The mechanical system is made up of the housing, heat sink, and moving parts including gears, belts, bearings, axles, and the chassis. Components that convert electrical energy to movements form the electromechanical system. The most common way of producing movement for pan/tilt, zooming, gobo and color changes, prism rotation and strobe effects is with stepper motors. A stepper motor is a brushless, synchronous electric motor that converts electrical pulses into discrete mechanical movements. It rotates its shaft in a series of discrete angular intervals or steps and can also maintain a very large static torque in a static position when its coils are energized. Due to such characteristics, stepper motors can be commanded to move and hold at one of these steps for precisely controllable mechanical movement. The vast majority of stepper motors used in moving head lights are hybrid motors which are combinations of the variable reluctance and permanent magnet type motors, with their construction characterized by having a coil, multi-toothed stator and rotor poles with a permanent magnet. Another type of electromechanical device used in automated lighting is the cooling fan. Because of the intense heat generated by the LED module and power supply, active cooling is critical to the reliable operation of automated luminaires. The cooling fan pulls in the cold ambient air to the heat sink surfaces and convects the heated air away from the heat sink. Two types of fans are used in moving head lights including axial fans (muffin fans) and radial fans (centrifugal fans).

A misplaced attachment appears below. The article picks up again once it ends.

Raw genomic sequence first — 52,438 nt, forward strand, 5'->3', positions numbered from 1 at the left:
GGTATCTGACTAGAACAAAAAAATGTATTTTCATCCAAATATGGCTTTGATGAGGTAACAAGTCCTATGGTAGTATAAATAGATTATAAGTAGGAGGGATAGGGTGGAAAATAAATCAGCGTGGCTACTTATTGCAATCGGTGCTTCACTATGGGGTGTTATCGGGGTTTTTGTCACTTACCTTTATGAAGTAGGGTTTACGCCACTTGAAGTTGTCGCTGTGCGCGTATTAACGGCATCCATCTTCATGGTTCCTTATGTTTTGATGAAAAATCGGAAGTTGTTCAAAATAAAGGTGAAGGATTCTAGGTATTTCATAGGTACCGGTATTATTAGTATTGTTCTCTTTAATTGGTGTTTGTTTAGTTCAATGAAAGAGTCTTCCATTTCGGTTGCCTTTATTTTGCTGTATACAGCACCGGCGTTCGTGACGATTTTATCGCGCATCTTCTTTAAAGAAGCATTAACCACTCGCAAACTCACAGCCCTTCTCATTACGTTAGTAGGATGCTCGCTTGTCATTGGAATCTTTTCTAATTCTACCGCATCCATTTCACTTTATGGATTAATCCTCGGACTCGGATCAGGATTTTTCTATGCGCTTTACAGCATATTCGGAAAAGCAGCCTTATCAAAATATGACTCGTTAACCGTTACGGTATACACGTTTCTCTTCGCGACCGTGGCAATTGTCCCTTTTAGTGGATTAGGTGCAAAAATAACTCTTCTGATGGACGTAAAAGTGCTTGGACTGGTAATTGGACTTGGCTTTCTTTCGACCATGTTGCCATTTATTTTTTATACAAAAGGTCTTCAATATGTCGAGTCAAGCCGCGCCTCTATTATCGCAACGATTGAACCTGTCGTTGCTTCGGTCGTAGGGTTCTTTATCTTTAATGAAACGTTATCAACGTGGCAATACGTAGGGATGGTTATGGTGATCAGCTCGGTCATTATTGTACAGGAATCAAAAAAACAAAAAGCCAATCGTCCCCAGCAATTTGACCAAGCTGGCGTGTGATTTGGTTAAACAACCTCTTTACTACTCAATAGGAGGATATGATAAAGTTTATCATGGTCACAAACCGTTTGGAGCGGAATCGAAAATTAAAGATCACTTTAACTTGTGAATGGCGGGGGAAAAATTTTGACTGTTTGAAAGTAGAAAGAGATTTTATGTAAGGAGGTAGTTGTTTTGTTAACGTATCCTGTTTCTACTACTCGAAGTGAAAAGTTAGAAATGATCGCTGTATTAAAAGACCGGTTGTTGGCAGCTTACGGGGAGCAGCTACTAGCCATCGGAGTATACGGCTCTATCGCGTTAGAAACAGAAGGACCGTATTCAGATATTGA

The electrical system serves to drive the light engine and supply low-voltage power to the electronics systems and electromechanical systems. As LEDs are current driven, low voltage devices sensitive to current and voltage fluctuations, they must be operated by a constant current power supply which provides appropriate DC power to drive the LEDs under supply voltage or load variations. Efficiency, lifespan, power factor correction (PFC), dimming, EMI filtering, flicker removal, transient suppression, over-temperature protection, and overcurrent protection are on the list of design concerns for LED drivers. Dimming is an integral part of lighting control strategy. Pulse-width modulation (PWM) is the logical choice of technology for dimming LEDs. PWM dimming provides full range, digitally controllable dimming capability, which makes it possible to produce predictable colors from additive color mixing. The motors and fans are connected to a 24 V DC supply. The electronics system is driven by a low-voltage supply, usually either 3.3 V DC or 5 V DC. The power supplies used in automated luminaires are typically implemented as switched-mode power supply (SMPS) systems. Linear power supplies are becoming increasingly rare as their efficiency and performance are limited and economies of scale are enabling SMPS systems to be more affordable.